Thursday 29 April 2021 11:08 am

Truman & Tennessee: An Intimate Conversation review

James City A.M.'s film editor and a regular on both TV and radio discussing the latest movie releases

There have been many documentaries in recent years that take the form of audio-visual mosaics. Asif Kapadia’s Amy, Listen To Me Marlon, and last year’s Billie brought to life the journeys of famous faces through archive footage and lost conversations. Truman & Tennessee: An Intimate Conversation looks at the lives of Truman Capote and Tennessee Williams, told in their own words by interview footage and private writing. Given that both men were very open about how they lived and loved, there is a lot of material to draw on. 

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From their early days as the promising new faces of the literary and theatre worlds, to their eventual demise just over a year apart, we witness a bond that is often fractious, but remains throughout their lives. Actors Jim Parsons (Capote) and Zachary Quinto (Williams) read the written accounts, offering performances that are enough of an impression to find their voices, but not too much as to be distracting. On screen, their early years are largely seen in imagery, while the video interviews are from the pair’s later period when they became regulars on the talk show circuit.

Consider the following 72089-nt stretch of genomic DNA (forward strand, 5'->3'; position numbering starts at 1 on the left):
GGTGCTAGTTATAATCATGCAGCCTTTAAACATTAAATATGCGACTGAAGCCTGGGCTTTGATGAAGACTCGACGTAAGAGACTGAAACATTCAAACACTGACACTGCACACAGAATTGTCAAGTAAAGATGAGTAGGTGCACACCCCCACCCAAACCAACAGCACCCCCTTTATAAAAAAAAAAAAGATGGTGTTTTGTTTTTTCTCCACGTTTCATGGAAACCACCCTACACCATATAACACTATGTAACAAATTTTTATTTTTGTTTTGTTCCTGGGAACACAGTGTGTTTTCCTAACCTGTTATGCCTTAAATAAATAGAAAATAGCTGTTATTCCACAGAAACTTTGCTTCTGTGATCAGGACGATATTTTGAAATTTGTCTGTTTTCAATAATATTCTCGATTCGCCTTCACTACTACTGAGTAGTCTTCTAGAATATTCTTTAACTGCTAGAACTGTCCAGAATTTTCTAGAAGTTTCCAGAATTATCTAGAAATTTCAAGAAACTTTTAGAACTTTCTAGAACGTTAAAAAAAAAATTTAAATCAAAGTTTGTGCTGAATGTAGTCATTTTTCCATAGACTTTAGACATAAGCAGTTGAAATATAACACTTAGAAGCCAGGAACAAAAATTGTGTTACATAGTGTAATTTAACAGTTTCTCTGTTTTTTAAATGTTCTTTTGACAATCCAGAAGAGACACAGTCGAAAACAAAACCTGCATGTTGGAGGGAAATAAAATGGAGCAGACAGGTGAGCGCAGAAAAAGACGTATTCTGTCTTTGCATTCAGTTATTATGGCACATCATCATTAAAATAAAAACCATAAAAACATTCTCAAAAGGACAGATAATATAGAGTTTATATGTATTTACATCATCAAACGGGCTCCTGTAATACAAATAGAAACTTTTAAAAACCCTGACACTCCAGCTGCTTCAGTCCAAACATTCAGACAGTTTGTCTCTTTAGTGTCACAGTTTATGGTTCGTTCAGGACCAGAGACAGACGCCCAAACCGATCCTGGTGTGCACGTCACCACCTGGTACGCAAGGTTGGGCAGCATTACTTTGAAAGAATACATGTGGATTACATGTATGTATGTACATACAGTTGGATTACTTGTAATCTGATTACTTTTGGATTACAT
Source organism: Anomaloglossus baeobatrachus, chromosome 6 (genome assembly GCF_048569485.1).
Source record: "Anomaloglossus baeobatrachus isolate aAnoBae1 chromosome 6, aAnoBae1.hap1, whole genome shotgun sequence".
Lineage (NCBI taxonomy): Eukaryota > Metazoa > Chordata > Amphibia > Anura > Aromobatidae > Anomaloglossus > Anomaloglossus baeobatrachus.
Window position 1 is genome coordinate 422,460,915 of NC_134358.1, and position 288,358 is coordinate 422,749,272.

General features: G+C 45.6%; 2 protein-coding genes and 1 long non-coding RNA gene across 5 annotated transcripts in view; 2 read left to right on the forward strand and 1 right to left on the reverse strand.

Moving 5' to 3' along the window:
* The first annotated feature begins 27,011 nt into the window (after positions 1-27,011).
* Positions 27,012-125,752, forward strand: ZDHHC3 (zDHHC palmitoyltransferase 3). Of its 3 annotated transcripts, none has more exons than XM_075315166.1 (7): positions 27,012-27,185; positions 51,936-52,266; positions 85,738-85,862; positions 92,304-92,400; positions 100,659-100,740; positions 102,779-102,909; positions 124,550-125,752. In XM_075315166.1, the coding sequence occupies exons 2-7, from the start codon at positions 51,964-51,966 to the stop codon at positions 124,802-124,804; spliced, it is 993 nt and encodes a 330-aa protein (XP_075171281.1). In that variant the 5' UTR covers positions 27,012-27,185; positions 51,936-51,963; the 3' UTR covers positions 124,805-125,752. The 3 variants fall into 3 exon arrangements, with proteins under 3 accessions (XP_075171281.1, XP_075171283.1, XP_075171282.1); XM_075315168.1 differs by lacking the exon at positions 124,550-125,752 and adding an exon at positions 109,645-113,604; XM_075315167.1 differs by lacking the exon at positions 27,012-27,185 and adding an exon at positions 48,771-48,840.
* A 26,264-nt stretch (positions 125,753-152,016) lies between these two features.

Rather than undergo a deep examination, director Lisa Immordino Vreeland (Love, Cecil) keeps true to the title of the film and allows us to spend some time with her subjects, which is no bad thing considering the company. We meet two intelligent but tortured men, agonisingly aware of the demons that pursue them. Williams discusses Capote’s need for public affection, recognising it as the fantasy of every teased homosexual child. Both men discuss their loneliness, lust, and insecurities. We hear Williams seethe at the successful opening of Capote’s The Glass Harp, and loathing himself for his jealousy. 

The documentary flows between their personal lives and their relationship with each other, which has its ups and downs. Often making pithy, cutting remarks about each other, we slowly discover that there is a deep affection amid the spats and “bitchery” (as Williams described it, when he rages about being caricatured in Capote’s Answered Prayers). They are, as Vreeland reveals, kindred spirits dealing with genius and pain in their own distinct ways. 

Truman and Tennessee: An Intimate Conversation is a graceful dual portrait of two literary giants. There are small nuggets of trivia, such as Williams’ view on the film adaptations of his work, or Capote’s opinion on Studio 54 (“Cole Porter would have loved it”); but the beauty comes from the more vulnerable moments, where we see the true toll of brilliance. Truman & Tennessee: An Intimate Conversation is available on demand from 30th April.